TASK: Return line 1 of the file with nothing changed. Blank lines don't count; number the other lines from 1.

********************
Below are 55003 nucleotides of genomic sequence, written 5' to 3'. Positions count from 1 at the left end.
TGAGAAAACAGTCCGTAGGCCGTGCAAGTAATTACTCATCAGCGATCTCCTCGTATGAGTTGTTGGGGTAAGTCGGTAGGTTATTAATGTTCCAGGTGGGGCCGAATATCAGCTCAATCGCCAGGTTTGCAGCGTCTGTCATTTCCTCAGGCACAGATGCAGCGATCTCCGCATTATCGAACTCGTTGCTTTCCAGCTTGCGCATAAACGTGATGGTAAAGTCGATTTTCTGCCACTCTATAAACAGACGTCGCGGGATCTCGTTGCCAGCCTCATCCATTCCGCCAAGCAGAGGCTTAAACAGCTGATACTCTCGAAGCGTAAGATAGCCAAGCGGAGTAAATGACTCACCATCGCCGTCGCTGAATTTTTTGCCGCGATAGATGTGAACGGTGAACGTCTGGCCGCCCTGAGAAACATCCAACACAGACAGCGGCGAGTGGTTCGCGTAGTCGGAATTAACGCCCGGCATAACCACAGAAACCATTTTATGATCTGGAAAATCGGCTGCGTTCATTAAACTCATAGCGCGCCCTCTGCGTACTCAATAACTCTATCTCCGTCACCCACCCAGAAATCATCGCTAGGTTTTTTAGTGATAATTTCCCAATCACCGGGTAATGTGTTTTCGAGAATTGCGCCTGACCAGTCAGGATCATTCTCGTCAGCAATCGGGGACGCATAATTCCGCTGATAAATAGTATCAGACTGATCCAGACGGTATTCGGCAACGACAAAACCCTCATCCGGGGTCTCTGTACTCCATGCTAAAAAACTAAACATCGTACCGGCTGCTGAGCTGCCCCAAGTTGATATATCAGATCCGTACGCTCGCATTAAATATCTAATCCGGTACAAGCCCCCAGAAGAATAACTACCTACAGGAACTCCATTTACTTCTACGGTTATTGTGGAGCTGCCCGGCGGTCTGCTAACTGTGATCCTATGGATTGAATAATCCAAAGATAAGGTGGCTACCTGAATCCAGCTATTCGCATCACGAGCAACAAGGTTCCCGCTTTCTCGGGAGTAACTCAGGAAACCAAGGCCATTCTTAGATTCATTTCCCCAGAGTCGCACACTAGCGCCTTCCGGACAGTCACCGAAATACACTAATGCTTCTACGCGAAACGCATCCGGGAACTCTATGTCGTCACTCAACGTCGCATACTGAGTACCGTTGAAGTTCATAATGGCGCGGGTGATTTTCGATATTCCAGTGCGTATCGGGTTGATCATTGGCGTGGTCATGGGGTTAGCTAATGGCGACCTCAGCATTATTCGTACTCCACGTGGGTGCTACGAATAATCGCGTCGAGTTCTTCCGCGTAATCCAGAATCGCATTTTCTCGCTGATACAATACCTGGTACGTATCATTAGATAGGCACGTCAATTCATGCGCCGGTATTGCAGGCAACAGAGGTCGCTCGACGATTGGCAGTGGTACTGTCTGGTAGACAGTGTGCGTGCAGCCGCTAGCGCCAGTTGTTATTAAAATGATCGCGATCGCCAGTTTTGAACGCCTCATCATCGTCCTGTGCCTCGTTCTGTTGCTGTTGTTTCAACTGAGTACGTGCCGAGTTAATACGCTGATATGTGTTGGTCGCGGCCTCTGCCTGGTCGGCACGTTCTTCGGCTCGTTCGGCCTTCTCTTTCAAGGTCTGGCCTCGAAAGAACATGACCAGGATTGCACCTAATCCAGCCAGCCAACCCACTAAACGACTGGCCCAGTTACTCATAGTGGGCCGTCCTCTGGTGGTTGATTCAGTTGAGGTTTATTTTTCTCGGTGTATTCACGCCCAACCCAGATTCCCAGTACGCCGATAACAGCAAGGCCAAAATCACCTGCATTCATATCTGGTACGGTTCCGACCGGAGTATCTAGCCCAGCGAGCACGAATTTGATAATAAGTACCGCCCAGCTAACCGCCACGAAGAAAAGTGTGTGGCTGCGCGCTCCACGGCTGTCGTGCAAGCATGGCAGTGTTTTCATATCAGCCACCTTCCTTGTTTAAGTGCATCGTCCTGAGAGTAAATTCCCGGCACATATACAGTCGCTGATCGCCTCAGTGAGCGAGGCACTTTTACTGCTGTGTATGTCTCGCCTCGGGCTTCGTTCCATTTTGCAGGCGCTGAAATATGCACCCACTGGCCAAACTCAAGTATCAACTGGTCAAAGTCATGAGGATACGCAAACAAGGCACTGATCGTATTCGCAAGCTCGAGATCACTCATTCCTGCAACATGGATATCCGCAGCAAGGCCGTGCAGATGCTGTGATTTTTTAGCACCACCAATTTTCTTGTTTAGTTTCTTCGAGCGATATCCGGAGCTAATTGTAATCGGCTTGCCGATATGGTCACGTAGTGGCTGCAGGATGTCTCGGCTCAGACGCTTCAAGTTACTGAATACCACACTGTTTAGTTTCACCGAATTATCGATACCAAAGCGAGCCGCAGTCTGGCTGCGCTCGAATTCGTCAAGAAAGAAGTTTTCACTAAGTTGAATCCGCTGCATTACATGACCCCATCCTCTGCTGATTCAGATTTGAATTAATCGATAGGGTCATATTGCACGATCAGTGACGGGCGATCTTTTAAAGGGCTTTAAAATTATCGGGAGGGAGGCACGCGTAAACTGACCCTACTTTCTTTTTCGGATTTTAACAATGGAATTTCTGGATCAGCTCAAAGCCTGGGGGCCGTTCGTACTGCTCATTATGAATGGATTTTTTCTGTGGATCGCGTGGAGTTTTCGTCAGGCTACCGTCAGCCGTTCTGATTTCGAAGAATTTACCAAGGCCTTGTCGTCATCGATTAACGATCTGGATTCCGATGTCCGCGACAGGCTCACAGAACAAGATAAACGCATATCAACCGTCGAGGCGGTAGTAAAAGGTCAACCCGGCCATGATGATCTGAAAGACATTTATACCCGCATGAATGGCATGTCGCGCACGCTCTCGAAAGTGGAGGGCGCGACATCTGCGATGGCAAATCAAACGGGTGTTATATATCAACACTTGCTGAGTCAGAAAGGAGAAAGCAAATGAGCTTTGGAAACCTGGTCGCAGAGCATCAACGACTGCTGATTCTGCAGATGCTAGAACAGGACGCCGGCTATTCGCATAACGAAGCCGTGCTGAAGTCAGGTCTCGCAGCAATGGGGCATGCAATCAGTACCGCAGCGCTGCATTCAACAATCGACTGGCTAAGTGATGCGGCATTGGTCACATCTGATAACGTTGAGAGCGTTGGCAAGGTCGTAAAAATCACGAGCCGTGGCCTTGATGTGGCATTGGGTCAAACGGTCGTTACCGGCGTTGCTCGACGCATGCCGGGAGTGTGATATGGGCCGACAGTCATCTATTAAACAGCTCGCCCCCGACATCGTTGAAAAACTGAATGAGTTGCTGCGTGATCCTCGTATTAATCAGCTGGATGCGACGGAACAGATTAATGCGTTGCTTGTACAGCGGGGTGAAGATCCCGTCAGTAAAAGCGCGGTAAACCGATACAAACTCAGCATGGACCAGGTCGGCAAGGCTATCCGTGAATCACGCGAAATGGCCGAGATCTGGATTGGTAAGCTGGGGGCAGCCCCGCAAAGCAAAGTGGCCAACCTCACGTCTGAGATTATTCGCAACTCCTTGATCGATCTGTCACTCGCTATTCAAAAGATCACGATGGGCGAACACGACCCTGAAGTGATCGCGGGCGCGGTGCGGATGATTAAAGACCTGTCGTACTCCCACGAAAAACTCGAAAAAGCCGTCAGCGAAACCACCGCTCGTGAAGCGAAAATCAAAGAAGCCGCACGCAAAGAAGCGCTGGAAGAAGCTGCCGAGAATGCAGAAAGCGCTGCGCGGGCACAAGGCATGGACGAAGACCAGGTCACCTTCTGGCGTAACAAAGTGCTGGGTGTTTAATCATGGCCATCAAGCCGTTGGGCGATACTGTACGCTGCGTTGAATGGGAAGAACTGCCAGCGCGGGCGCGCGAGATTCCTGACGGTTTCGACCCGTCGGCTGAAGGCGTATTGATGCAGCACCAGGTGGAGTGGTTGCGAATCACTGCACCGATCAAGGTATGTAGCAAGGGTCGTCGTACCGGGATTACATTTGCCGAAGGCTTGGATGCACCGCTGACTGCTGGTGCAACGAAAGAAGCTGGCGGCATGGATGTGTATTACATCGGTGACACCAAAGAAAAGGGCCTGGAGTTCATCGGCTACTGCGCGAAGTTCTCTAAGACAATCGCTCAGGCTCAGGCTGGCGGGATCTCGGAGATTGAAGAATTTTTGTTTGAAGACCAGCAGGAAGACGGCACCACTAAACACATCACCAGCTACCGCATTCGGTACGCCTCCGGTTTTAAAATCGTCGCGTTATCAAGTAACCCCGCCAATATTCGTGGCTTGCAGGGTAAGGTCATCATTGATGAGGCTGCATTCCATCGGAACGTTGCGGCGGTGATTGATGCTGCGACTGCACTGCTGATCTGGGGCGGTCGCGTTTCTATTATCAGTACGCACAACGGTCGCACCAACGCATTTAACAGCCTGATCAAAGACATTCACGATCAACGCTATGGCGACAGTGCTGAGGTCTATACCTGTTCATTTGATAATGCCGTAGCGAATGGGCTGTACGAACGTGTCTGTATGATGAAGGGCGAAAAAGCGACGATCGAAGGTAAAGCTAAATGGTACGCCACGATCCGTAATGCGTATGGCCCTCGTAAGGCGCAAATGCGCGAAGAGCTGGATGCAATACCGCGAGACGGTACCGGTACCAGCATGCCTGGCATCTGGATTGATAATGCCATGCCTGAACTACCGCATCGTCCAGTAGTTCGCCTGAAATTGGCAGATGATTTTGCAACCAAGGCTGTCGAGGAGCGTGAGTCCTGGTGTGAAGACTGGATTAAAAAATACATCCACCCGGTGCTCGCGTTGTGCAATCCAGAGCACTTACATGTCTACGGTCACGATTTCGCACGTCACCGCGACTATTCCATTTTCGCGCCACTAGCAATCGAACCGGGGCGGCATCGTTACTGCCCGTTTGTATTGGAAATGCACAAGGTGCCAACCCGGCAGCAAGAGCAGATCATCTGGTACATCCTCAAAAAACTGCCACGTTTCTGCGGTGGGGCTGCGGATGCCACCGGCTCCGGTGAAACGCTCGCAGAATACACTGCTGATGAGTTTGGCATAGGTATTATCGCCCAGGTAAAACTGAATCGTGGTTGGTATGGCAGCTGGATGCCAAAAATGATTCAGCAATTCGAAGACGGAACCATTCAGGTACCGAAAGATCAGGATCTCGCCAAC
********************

Below are 55003 nucleotides of genomic sequence, written 5' to 3'. Positions count from 1 at the left end.